Collins to work toward increasing visitation to Arkansas by groups and promoting the state's appeal
More litigation challenging use of state funds for local projects is possible, according to Mike Wilson of Jacksonville, whose previous lawsuit led the Arkansas Supreme Court to require new procedures for spending state money on such projects.
The legislature’s new arrangements for spending money from the state General Improvement Fund are being closely watched by Wilson, a former state representative, and by Gov. Mike Beebe.
“A lot of people are very much concerned that this method not be used as a subterfuge,” Wilson said.
While mentioning the possibility of a new lawsuit, Wilson also said that he though Beebe had made an effort to keep GIF appropriations within the law. Beebe vetoed six GIF appropriation bills from the recent legislative session.
The General Improvement Fund comes from the interest on state deposits and historically was used for the benefit of state colleges and universities and for capital projects, according to Wilson. In the 2005 legislative session, a new procedure was adopted, under which each legislator was allotted a certain amount of GIF money for projects in his or her district. Wilson filed suit challenging the expenditure of state money for several of these projects, arguing that they violated Amendment 14 of the state Constitution. Adopted by voters in 1926, Amendment 14 says, “The General Assembly shall not pass any local or special act.”
One of the bills targeted by Wilson was Act 1898 of 2005, which appropriated $400,000 to the city of Bigelow (Perry County) for “infrastructure, sewer and streets.” Wilson said there was no legitimate reason to give Bigelow a special appropriation for these purposes while other cities received no such special assistance. The Supreme Court agreed and struck down Act 1898. The legislation was sponsored by Sen. Bob Johnson of Bigelow.
In response to the Supreme Court decision, the 2007 legislature adopted new ways of distributing money from the General Improvement Fund. The House of Representatives mostly abandoned the concept of dividing GIF money among the individual House members, according to Rep. Chris Thyer of Jonesboro, co-chairman of the legislature’s Joint Budget Committee. Instead, the House appropriated money to classes of beneficiaries. A $4 million appropriation was made for all fire departments in the state. Two million dollars went to domestic violence shelters, another $2 million to planning and development districts. That money will be distributed according to existing formulas. The House also gave $100,000 to each state institution of higher learning.
The Senate continued to divide GIF money among individual senators, but changed the way the appropriation bills were written. In some cases, rather than give the money directly to a local project or agency, the appropriation bill channeled the money through a state agency. SB 761, for example, designated $200,000 for “support” of the Riverfront Development Project in Ozark, but channeled the money through the state Department of Economic Development. Wilson said he was curious to see how this idea plays out. Without any direct order from the legislature in the appropriation bill, how could the legislators be sure the state agency would spend the money in the way the legislators intended? On the other hand, a bill that designated GIF money for a specific local project would again run afoul of Amendment 14, he said, unless the project could be shown to have some statewide benefit.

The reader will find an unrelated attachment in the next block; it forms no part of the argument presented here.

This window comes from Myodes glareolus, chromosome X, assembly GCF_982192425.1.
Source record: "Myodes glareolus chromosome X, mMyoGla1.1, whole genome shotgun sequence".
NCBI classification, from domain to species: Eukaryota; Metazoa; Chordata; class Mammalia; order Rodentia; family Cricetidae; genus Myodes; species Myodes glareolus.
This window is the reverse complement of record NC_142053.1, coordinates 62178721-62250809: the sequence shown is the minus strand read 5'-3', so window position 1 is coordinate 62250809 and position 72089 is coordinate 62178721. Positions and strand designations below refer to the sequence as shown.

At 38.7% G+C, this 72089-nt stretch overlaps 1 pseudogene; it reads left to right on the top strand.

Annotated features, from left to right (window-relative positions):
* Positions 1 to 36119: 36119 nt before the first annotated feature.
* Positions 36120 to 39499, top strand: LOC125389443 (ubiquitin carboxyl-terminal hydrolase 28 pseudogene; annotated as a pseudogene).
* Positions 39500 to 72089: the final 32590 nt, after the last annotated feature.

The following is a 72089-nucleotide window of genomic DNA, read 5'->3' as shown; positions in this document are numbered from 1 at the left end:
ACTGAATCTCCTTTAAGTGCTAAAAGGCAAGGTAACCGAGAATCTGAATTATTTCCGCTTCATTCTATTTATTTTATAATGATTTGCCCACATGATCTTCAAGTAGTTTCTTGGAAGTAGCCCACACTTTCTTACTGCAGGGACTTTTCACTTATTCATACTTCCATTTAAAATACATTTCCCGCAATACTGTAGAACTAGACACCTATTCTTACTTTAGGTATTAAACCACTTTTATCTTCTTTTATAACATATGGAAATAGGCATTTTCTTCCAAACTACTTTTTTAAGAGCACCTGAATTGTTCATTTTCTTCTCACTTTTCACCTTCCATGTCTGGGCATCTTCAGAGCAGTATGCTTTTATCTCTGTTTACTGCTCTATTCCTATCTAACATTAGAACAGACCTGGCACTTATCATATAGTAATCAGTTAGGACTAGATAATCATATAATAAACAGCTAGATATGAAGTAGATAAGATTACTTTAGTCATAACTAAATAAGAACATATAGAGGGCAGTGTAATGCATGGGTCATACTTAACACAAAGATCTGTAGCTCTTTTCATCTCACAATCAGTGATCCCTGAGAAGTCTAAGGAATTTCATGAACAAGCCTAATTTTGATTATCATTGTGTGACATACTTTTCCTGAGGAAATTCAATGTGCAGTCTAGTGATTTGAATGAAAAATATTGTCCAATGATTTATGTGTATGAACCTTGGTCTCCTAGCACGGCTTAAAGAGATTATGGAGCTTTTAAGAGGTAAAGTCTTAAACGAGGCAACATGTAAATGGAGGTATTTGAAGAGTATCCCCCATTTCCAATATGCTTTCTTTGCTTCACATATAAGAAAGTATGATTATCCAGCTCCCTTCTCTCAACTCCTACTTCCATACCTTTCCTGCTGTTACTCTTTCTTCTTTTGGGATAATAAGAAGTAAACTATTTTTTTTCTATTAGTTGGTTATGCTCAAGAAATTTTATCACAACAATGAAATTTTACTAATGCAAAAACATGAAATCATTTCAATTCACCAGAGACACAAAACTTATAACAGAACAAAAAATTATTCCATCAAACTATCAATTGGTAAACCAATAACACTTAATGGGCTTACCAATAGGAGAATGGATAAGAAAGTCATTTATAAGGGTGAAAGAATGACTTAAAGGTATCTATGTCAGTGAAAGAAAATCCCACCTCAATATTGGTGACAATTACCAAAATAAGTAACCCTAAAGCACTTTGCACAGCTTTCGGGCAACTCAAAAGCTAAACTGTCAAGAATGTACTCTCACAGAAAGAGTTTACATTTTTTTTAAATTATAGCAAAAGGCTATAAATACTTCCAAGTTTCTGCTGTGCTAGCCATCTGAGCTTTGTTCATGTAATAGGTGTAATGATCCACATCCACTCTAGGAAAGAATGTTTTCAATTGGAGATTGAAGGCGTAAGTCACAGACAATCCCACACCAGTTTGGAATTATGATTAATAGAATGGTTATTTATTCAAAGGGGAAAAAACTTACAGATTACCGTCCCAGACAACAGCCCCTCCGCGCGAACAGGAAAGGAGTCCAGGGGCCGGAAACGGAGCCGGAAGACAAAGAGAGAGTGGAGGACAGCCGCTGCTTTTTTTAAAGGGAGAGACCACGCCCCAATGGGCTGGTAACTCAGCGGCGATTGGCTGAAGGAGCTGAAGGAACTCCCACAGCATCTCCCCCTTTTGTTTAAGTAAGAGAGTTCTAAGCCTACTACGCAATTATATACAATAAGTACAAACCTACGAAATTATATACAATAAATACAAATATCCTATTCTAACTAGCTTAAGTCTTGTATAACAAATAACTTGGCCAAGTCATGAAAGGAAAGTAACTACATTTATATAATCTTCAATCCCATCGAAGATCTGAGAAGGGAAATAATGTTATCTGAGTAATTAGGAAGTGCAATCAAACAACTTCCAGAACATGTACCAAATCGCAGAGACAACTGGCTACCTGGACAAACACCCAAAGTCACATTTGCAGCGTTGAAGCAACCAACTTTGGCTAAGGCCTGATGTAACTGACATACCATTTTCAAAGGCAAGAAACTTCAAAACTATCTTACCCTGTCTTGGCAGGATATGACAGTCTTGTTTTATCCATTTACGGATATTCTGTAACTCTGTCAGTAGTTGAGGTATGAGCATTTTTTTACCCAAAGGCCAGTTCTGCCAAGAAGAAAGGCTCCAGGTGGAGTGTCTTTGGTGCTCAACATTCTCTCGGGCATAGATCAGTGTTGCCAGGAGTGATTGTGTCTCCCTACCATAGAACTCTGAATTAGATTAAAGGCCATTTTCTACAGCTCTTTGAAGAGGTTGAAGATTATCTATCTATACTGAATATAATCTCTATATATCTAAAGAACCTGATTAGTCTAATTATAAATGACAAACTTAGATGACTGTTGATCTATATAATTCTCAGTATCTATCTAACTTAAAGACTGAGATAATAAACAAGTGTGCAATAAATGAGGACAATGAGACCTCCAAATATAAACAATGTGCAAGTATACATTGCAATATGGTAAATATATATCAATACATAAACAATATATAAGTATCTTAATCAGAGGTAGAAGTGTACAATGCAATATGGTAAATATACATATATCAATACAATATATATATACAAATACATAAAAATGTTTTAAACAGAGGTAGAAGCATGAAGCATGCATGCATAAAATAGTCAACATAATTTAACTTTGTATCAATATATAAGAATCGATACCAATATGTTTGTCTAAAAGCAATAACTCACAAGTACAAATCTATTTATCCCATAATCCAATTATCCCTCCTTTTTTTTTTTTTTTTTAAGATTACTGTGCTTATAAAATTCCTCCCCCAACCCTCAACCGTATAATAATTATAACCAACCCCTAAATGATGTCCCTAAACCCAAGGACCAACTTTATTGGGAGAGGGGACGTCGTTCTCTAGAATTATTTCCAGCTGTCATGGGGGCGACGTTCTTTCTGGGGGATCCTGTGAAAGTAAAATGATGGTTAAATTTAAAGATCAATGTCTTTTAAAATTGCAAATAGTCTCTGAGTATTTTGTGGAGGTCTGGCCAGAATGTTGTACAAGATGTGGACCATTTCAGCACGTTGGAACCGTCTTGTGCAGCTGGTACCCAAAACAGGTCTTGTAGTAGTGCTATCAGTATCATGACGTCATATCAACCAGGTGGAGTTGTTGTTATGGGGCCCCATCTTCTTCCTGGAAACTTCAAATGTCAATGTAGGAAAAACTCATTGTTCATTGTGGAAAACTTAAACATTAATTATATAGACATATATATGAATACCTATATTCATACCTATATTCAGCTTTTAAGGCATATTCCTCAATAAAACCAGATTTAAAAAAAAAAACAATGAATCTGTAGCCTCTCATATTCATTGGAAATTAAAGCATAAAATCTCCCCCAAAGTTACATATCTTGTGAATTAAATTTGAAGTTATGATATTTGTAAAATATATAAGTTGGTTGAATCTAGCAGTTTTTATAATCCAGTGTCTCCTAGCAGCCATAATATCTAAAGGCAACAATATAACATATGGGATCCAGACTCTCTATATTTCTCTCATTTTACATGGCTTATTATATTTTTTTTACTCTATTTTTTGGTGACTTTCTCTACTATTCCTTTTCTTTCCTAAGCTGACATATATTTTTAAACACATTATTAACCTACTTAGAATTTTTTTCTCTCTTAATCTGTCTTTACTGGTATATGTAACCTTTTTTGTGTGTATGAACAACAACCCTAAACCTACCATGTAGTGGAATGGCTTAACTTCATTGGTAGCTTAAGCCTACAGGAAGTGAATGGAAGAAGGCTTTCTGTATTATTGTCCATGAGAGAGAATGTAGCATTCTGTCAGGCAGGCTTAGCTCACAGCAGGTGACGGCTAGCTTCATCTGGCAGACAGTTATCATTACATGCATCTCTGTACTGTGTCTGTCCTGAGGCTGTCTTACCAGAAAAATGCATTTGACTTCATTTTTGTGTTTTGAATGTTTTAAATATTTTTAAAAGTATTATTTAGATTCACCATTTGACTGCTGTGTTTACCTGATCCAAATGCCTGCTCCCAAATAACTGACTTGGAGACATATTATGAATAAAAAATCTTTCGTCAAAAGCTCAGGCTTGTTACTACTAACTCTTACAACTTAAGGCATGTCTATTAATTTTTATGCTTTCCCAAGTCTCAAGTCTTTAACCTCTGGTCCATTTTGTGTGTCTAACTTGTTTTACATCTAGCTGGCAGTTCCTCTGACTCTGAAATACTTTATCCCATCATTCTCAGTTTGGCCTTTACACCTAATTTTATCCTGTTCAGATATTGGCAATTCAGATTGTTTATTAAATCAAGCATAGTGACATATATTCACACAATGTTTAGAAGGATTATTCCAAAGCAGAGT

SB 761, by Sen. Ruth Whitaker of Cedarville, says in its title that the money is for the Riverfront Development Project and includes a section that says:
“It is the intent of the General Assembly that any funds disbursed under the authority of the appropriations contained in this act shall be in compliance with the stated reasons for which this act was adopted, as evidenced by the Agency Requests, Executive Recommendations and Legislative Recommendations contained in the budget manuals prepared by the Department of Finance and Administration, letters, or summarized oral testimony in the official minutes of the Arkansas Legislative Council or Joint Budget Committee which relate to its passage and adoption.”
Whether that language would satisfy the Supreme Court is uncertain. SB 761 and similar bills containing similar language haven’t made it that far. They’ve been vetoed by Beebe. In each veto message, he’s said:
“I believe the bill, if enacted, would violate Amendment 14 to our Constitution, which prohibits the passage of local or special acts, particularly in light of the Arkansas Supreme Court’s recent interpretation of Amendment 14 in the case of Wilson v. Weiss … ”
Wilson, who served with Beebe in the legislature, said this was what he expected from Beebe. “I can’t believe the governor would allow money to be routed to special projects if he knew that’s what was happening,” Wilson said. “He’s held pretty tight to what the court said last time.”
The Supreme Court still has more to say. Although the court in December ruled only on the Bigelow appropriation, Wilson’s lawsuit also challenged appropriations for libraries at Jacksonville and Heber Springs, a Boys Club at Jacksonville, and $20,000 to the city of Jacksonville for no specified purpose. The court is expected to rule on those questions soon. That ruling will shed more light on what is permissible, Wilson said.
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